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Stuffing v. dressing

Posted by Pdianek on November 27, 2003

In Reply to: Modest furniture posted by ESC on November 27, 2003

: : : The question was asked, in another forum: what do you call the seasoned bread crumb mixture served with (and sometimes baked in) the Thanksgiving turkey?

: : : Doing a little research I looked for "dressing" in the definitive, every-slang-word-in-the-U.S. "Dictionary of American Regional English," (Volume II) by Frederic G. Cassidy , chief editor, (1991, Belknap Press of Harvard University Press, Cambridge, Mass., and London, England). Guess what? It didn't have "dressing" as in stuffing. It had dressing as a sweet sauce, frosting, sugar and cream in one's coffee, gravy, manure used as fertilizer, and, in hoodoo, something applied to an object to give it magical power. I couldn't look up "stuffing" because the St- volume is a work in progress.

: : : However, in another reference it says: "Although American cookbooks gave recipes for 'forcemeat' (a 17th century word, from French 'farcir,' to stuff) most Americans called it 'stuffing' until the 1880s; then 'dressing' somehow seemed more refined and slowly became our most common word for it." From Listening to America: An Illustrated History of Words and Phrases from Our Lively and Splendid Past by Stuart Berg Flexner (Simon and Schuster, New York, 1982).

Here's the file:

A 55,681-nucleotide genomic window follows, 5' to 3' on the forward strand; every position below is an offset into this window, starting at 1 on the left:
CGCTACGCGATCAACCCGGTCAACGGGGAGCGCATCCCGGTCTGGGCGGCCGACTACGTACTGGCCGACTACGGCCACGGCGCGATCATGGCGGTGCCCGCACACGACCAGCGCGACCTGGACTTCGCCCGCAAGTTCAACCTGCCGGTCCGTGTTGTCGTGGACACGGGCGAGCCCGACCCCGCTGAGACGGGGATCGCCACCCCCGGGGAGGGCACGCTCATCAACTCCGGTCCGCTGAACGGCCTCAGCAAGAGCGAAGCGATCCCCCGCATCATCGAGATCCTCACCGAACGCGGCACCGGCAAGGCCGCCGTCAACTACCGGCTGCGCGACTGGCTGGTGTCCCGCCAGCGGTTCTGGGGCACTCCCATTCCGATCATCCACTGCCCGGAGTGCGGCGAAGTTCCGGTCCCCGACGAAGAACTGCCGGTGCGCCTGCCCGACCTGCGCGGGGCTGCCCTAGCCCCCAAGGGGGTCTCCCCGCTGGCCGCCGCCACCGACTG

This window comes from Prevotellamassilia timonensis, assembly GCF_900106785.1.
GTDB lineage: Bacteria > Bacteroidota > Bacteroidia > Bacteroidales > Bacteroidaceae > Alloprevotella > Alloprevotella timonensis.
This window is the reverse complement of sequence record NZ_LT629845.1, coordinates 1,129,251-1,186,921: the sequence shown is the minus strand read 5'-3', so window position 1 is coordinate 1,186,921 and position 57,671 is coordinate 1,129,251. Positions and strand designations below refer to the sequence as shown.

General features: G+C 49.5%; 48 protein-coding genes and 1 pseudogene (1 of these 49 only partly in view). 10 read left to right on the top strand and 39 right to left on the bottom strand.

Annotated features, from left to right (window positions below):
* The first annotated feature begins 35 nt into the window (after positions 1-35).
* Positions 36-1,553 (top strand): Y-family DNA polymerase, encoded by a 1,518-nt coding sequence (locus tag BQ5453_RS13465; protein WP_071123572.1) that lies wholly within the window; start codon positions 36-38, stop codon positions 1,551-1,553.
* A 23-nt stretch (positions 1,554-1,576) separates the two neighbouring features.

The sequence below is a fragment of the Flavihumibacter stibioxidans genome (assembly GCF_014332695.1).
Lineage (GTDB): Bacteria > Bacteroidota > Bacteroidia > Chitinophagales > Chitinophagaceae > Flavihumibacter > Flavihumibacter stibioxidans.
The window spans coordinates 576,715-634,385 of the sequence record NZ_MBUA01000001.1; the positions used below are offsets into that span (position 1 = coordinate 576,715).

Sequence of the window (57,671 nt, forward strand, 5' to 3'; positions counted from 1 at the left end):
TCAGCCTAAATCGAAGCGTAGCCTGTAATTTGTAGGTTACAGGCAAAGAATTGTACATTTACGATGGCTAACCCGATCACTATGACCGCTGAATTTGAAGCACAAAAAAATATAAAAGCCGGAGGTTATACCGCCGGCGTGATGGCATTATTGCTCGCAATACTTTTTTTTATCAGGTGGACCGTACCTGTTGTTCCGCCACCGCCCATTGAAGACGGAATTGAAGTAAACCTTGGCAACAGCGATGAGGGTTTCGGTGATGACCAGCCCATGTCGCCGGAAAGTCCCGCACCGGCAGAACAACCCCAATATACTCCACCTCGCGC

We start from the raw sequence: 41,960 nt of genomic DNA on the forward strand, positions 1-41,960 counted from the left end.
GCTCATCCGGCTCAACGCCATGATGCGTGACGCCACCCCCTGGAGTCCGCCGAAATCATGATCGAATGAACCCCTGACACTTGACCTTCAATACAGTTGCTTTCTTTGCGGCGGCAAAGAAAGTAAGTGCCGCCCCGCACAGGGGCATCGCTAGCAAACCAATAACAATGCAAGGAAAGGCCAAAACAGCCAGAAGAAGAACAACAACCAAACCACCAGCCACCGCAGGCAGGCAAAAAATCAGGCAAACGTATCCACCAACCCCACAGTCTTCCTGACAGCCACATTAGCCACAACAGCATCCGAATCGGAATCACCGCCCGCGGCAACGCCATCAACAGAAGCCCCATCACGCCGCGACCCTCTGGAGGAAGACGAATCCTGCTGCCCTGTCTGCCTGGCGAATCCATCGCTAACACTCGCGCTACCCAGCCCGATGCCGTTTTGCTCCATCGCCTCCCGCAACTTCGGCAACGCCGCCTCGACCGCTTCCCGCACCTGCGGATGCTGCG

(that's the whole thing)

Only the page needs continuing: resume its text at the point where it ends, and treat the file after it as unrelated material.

: : :

: : I well remember in the 70s we had reports (spoof ones I suspect) in the British Media that polite society in the US were covering up the legs of chairs and tables so as not to offend their sensibilities. Here in the UK we prefer naked legs and stuffing.

: I am afraid, at least according to the history books and Mr. Flexner, we did cover up table and chair legs.

I prefer "stuffing", as no one seems to say they "dress" a turkey -- they "stuff" it, even if their genteelness forces them to name what they dredge hours later from the cooked bird "dressing".

Sadly, yes, once upon a time Americans did "dress" piano legs (sorry, piano *limbs* -- "legs" was considered too daring a word, even for musical instruments), but that wasn't 1970s, more like 1870s. We took Victorian sensibilities a bit far, considering the queen herself lived a whole ocean away. Is it any wonder, then, that a *mere* 130 years later, some audience members are walking out of "Love Actually", offended by its prurience?